Namaste

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20/20 Insight

Recently I watched a documentary called “Dark Girls” produced by Bill Duke, in which various shades of brown-skinned American women of African ancestry described their experiences of being shunned, bullied, and made to feel inferior because of their dark skin. These women were beautiful, but had been made to feel unattractive and unwanted in a culture that regards certain differences as odd, foreign, threatening or, even worse, repulsive.

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Whether or not we know it, like it, or believe it, deviations from deeply embedded, culturally accepted stereotypes shape our attitudes toward what is acceptable and what is not, as well as who is acceptable and who is not.

Americans have been acculturated to regard certain types of beauty, usually fair skin, straight blond hair, blue eyes, toothpick thin, no curves (except maybe for large breasts), as the standard by which to evaluate women as worthy, beautiful, smart (or not), pleasing, and acceptable. And there are other stereotypes that shape our consciousness and affect our attitudes toward race, ethnicity, religion, body type, gender, political affiliation, gun ownership, physical ability, intellectual prowess, age, and more.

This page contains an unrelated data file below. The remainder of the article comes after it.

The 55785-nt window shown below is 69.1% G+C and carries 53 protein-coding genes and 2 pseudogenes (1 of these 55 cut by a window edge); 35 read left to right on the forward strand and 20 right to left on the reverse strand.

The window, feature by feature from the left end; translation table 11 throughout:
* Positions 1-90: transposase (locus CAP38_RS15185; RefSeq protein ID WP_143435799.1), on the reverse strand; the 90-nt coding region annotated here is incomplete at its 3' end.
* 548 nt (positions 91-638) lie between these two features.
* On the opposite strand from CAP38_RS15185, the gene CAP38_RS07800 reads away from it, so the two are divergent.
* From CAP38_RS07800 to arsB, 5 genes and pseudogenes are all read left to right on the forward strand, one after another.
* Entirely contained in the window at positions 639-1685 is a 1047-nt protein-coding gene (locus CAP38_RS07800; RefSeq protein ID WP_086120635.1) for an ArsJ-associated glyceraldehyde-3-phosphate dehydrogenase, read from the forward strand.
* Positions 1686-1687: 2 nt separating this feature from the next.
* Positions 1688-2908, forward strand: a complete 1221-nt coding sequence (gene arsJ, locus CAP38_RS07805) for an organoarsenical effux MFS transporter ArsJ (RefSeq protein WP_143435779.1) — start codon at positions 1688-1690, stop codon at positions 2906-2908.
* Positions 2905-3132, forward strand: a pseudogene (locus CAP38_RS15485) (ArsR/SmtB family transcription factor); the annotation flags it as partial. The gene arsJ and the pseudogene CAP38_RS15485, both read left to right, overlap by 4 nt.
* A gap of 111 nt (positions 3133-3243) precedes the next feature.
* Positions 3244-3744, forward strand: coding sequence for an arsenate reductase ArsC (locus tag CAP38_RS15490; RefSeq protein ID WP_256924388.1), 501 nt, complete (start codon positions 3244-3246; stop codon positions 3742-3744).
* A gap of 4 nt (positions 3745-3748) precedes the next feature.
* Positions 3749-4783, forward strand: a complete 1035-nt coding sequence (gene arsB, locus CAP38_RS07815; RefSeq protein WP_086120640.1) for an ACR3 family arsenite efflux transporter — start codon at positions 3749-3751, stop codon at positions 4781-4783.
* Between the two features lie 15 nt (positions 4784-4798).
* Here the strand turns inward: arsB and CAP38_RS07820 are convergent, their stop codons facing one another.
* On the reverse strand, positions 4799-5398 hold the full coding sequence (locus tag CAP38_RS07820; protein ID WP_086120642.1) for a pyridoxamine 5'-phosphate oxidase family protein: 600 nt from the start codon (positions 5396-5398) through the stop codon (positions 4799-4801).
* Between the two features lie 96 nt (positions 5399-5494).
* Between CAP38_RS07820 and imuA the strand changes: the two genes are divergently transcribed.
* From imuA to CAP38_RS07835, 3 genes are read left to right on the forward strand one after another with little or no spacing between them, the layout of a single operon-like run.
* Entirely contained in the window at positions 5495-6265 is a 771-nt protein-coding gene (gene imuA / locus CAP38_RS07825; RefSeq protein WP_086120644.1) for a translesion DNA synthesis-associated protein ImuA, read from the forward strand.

Attitudes operate on two levels – consciously and unconsciously. They reflect our thoughts, influence our words, and manifest in our actions. Our conscious attitudes are made up of what we are aware of, what we choose to believe. Our unconscious attitudes are those knee jerk reactions and automatic associations that lurk beneath the surface of our awareness. These unconscious attitudes could be entirely incompatible with what we say we believe.